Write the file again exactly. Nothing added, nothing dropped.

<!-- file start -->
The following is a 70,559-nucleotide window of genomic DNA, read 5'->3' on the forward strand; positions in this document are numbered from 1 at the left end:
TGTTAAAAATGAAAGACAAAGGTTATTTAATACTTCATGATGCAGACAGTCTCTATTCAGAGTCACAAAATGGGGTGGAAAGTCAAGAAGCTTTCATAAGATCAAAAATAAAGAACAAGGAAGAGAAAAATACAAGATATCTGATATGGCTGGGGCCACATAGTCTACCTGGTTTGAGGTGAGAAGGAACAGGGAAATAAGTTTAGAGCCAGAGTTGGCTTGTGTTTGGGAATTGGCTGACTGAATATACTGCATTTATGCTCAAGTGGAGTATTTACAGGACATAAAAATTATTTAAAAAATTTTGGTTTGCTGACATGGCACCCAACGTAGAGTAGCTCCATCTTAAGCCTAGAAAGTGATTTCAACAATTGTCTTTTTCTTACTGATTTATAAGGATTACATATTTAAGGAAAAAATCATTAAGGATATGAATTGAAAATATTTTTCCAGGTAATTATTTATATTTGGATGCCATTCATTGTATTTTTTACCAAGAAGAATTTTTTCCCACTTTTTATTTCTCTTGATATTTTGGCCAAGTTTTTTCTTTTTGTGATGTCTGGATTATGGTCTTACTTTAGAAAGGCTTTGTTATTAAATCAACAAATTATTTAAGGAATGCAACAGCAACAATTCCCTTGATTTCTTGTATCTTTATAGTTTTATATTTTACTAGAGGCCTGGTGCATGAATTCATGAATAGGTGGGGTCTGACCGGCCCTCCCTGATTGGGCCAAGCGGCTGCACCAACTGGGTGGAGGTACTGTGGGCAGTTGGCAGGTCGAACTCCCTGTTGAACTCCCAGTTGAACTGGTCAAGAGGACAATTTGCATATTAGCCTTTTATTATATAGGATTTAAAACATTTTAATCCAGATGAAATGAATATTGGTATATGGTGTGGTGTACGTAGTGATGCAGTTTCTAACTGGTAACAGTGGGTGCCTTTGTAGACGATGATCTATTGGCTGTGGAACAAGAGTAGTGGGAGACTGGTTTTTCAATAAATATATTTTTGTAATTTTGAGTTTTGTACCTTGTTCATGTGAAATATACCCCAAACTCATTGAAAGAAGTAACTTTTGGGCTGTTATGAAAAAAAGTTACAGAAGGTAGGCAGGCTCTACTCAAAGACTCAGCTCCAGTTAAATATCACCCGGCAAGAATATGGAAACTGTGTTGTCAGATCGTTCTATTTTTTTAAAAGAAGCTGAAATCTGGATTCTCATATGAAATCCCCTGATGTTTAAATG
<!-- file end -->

The following is a 70,559-nucleotide window of genomic DNA, read 5'->3' on the forward strand; positions in this document are numbered from 1 at the left end:
TGTTAAAAATGAAAGACAAAGGTTATTTAATACTTCATGATGCAGACAGTCTCTATTCAGAGTCACAAAATGGGGTGGAAAGTCAAGAAGCTTTCATAAGATCAAAAATAAAGAACAAGGAAGAGAAAAATACAAGATATCTGATATGGCTGGGGCCACATAGTCTACCTGGTTTGAGGTGAGAAGGAACAGGGAAATAAGTTTAGAGCCAGAGTTGGCTTGTGTTTGGGAATTGGCTGACTGAATATACTGCATTTATGCTCAAGTGGAGTATTTACAGGACATAAAAATTATTTAAAAAATTTTGGTTTGCTGACATGGCACCCAACGTAGAGTAGCTCCATCTTAAGCCTAGAAAGTGATTTCAACAATTGTCTTTTTCTTACTGATTTATAAGGATTACATATTTAAGGAAAAAATCATTAAGGATATGAATTGAAAATATTTTTCCAGGTAATTATTTATATTTGGATGCCATTCATTGTATTTTTTACCAAGAAGAATTTTTTCCCACTTTTTATTTCTCTTGATATTTTGGCCAAGTTTTTTCTTTTTGTGATGTCTGGATTATGGTCTTACTTTAGAAAGGCTTTGTTATTAAATCAACAAATTATTTAAGGAATGCAACAGCAACAATTCCCTTGATTTCTTGTATCTTTATAGTTTTATATTTTACTAGAGGCCTGGTGCATGAATTCATGAATAGGTGGGGTCTGACCGGCCCTCCCTGATTGGGCCAAGCGGCTGCACCAACTGGGTGGAGGTACTGTGGGCAGTTGGCAGGTCGAACTCCCTGTTGAACTCCCAGTTGAACTGGTCAAGAGGACAATTTGCATATTAGCCTTTTATTATATAGGATTTAAAACATTTTAATCCAGATGAAATGAATATTGGTATATGGTGTGGTGTACGTAGTGATGCAGTTTCTAACTGGTAACAGTGGGTGCCTTTGTAGACGATGATCTATTGGCTGTGGAACAAGAGTAGTGGGAGACTGGTTTTTCAATAAATATATTTTTGTAATTTTGAGTTTTGTACCTTGTTCATGTGAAATATACCCCAAACTCATTGAAAGAAGTAACTTTTGGGCTGTTATGAAAAAAAGTTACAGAAGGTAGGCAGGCTCTACTCAAAGACTCAGCTCCAGTTAAATATCACCCGGCAAGAATATGGAAACTGTGTTGTCAGATCGTTCTATTTTTTTAAAAGAAGCTGAAATCTGGATTCTCATATGAAATCCCCTGATGTTTAAATG